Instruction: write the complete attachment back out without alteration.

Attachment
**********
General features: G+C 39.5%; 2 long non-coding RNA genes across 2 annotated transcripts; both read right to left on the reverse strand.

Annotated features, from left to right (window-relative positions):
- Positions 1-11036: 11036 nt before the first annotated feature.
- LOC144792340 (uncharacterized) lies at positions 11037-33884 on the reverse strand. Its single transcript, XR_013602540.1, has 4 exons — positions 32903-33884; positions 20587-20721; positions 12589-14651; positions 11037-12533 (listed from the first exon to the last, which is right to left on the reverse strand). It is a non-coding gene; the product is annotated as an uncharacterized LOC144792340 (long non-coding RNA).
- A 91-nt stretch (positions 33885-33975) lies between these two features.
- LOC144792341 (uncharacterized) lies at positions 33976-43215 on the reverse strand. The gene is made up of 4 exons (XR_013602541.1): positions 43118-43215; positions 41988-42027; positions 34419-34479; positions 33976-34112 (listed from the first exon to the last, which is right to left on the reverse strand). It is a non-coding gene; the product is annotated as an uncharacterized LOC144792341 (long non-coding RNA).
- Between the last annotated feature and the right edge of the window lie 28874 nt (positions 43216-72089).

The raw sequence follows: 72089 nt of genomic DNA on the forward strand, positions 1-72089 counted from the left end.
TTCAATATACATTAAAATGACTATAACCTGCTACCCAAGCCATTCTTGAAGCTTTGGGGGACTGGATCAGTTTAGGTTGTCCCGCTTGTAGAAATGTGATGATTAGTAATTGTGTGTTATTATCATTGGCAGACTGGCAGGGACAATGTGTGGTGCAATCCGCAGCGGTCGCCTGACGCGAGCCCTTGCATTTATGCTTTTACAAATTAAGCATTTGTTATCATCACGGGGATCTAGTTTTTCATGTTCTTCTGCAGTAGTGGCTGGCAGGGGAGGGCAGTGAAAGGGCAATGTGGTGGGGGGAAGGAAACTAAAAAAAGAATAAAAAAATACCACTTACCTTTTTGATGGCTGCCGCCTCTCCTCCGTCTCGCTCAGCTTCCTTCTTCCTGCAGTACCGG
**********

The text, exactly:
General features: G+C 39.5%; 2 long non-coding RNA genes across 2 annotated transcripts; both read right to left on the reverse strand.

Annotated features, from left to right (window-relative positions):
- Positions 1-11036: 11036 nt before the first annotated feature.
- LOC144792340 (uncharacterized) lies at positions 11037-33884 on the reverse strand. Its single transcript, XR_013602540.1, has 4 exons — positions 32903-33884; positions 20587-20721; positions 12589-14651; positions 11037-12533 (listed from the first exon to the last, which is right to left on the reverse strand). It is a non-coding gene; the product is annotated as an uncharacterized LOC144792340 (long non-coding RNA).
- A 91-nt stretch (positions 33885-33975) lies between these two features.
- LOC144792341 (uncharacterized) lies at positions 33976-43215 on the reverse strand. The gene is made up of 4 exons (XR_013602541.1): positions 43118-43215; positions 41988-42027; positions 34419-34479; positions 33976-34112 (listed from the first exon to the last, which is right to left on the reverse strand). It is a non-coding gene; the product is annotated as an uncharacterized LOC144792341 (long non-coding RNA).
- Between the last annotated feature and the right edge of the window lie 28874 nt (positions 43216-72089).

The raw sequence follows: 72089 nt of genomic DNA on the forward strand, positions 1-72089 counted from the left end.
TTCAATATACATTAAAATGACTATAACCTGCTACCCAAGCCATTCTTGAAGCTTTGGGGGACTGGATCAGTTTAGGTTGTCCCGCTTGTAGAAATGTGATGATTAGTAATTGTGTGTTATTATCATTGGCAGACTGGCAGGGACAATGTGTGGTGCAATCCGCAGCGGTCGCCTGACGCGAGCCCTTGCATTTATGCTTTTACAAATTAAGCATTTGTTATCATCACGGGGATCTAGTTTTTCATGTTCTTCTGCAGTAGTGGCTGGCAGGGGAGGGCAGTGAAAGGGCAATGTGGTGGGGGGAAGGAAACTAAAAAAAGAATAAAAAAATACCACTTACCTTTTTGATGGCTGCCGCCTCTCCTCCGTCTCGCTCAGCTTCCTTCTTCCTGCAGTACCGG